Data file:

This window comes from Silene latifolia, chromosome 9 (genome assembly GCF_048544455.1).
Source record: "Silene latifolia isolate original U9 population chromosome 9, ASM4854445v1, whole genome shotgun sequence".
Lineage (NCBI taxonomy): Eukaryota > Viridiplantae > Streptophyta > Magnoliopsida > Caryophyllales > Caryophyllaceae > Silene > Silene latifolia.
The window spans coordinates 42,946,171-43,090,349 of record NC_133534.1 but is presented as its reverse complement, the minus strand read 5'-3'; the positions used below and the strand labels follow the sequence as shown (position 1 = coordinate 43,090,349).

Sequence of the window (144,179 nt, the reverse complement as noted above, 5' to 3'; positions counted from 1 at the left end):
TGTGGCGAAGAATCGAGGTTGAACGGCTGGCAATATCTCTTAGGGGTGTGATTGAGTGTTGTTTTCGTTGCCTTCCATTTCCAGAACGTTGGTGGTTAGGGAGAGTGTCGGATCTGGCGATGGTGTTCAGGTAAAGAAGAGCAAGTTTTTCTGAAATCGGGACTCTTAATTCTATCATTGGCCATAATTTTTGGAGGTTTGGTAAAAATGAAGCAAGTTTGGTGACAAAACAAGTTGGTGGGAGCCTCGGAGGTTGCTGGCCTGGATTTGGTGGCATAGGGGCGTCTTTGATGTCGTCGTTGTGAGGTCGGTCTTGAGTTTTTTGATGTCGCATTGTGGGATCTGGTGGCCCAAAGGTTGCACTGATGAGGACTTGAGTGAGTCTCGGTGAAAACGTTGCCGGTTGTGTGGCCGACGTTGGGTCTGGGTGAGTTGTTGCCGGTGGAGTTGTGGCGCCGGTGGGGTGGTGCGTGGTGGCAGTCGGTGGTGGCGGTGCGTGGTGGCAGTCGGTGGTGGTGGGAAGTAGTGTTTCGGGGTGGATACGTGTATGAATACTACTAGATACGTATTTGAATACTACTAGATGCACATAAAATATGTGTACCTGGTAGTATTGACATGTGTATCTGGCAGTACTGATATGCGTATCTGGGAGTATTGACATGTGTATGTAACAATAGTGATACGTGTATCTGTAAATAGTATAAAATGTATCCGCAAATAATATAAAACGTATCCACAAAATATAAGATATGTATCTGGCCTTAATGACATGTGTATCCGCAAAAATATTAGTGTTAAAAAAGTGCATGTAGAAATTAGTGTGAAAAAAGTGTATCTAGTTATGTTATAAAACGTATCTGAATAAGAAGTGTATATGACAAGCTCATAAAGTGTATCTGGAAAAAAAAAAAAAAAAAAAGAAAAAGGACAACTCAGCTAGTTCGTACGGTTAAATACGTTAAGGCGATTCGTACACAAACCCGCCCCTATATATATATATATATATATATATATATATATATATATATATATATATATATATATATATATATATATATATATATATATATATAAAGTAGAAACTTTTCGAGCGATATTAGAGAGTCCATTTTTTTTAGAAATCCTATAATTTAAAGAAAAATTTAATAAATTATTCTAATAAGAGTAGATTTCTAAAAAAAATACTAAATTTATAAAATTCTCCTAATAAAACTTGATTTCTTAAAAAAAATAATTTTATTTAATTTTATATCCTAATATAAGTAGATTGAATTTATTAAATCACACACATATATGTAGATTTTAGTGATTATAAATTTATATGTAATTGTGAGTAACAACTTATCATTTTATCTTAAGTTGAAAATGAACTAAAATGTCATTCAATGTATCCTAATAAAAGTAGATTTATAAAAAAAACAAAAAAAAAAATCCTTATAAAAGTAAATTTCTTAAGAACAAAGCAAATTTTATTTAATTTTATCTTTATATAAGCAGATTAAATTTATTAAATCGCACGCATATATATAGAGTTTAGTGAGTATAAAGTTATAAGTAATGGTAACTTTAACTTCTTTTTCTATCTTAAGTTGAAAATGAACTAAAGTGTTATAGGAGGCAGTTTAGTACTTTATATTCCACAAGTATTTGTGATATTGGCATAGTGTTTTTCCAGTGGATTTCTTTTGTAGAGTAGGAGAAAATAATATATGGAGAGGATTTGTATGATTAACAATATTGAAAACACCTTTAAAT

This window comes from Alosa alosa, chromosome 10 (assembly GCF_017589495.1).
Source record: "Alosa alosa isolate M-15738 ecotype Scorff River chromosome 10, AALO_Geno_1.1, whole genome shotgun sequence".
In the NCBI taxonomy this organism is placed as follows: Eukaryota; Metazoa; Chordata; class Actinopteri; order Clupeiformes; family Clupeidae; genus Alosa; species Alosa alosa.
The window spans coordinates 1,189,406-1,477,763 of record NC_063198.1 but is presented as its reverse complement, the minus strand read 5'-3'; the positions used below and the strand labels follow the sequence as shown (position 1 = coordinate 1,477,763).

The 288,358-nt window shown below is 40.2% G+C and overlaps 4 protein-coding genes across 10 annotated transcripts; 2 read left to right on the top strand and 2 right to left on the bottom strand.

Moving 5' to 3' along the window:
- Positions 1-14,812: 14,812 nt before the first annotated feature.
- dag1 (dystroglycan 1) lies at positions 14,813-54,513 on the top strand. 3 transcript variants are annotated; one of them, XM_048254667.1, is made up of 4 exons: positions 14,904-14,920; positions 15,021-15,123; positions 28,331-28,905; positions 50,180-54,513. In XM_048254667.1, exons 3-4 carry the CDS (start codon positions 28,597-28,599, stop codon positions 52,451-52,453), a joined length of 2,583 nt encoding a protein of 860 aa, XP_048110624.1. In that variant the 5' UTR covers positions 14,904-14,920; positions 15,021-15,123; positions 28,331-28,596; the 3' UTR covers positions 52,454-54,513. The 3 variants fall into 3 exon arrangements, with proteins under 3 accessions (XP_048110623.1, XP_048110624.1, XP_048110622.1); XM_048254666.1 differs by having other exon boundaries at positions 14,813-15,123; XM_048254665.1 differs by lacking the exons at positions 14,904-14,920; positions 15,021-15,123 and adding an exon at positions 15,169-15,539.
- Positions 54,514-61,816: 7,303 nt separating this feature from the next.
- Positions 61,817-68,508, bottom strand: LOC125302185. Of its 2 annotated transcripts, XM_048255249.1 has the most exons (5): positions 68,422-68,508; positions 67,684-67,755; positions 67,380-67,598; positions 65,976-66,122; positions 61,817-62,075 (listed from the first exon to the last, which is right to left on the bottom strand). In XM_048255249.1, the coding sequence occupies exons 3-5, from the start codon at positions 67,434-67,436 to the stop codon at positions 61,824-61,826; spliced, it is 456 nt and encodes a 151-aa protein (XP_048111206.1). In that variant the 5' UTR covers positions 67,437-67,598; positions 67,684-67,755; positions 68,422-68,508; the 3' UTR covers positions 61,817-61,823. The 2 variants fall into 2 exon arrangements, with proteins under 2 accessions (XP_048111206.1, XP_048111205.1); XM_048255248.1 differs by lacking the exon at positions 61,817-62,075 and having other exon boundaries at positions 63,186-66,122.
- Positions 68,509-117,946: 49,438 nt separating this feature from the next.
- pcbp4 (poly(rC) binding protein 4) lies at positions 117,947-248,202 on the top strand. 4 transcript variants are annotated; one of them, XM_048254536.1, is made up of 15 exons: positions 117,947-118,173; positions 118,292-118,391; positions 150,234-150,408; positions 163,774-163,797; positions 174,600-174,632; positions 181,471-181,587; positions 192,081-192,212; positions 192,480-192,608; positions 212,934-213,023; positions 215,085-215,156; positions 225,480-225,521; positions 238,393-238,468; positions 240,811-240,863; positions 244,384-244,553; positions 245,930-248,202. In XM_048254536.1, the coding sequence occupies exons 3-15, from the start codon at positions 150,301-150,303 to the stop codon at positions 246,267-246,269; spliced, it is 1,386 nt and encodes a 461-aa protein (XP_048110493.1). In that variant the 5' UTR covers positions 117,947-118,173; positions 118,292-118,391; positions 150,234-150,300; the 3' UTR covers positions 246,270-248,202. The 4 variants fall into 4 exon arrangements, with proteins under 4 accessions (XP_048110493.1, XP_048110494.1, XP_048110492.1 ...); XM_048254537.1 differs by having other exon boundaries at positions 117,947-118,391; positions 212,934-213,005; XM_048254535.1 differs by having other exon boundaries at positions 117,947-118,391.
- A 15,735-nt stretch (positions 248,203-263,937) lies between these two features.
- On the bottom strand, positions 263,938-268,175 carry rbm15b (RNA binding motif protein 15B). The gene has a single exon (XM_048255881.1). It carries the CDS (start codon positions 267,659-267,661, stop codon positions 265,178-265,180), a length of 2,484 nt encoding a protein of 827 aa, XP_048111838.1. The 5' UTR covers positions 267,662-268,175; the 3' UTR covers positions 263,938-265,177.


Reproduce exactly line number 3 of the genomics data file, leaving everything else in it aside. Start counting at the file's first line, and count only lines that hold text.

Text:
Lineage (NCBI taxonomy): Eukaryota > Viridiplantae > Streptophyta > Magnoliopsida > Caryophyllales > Caryophyllaceae > Silene > Silene latifolia.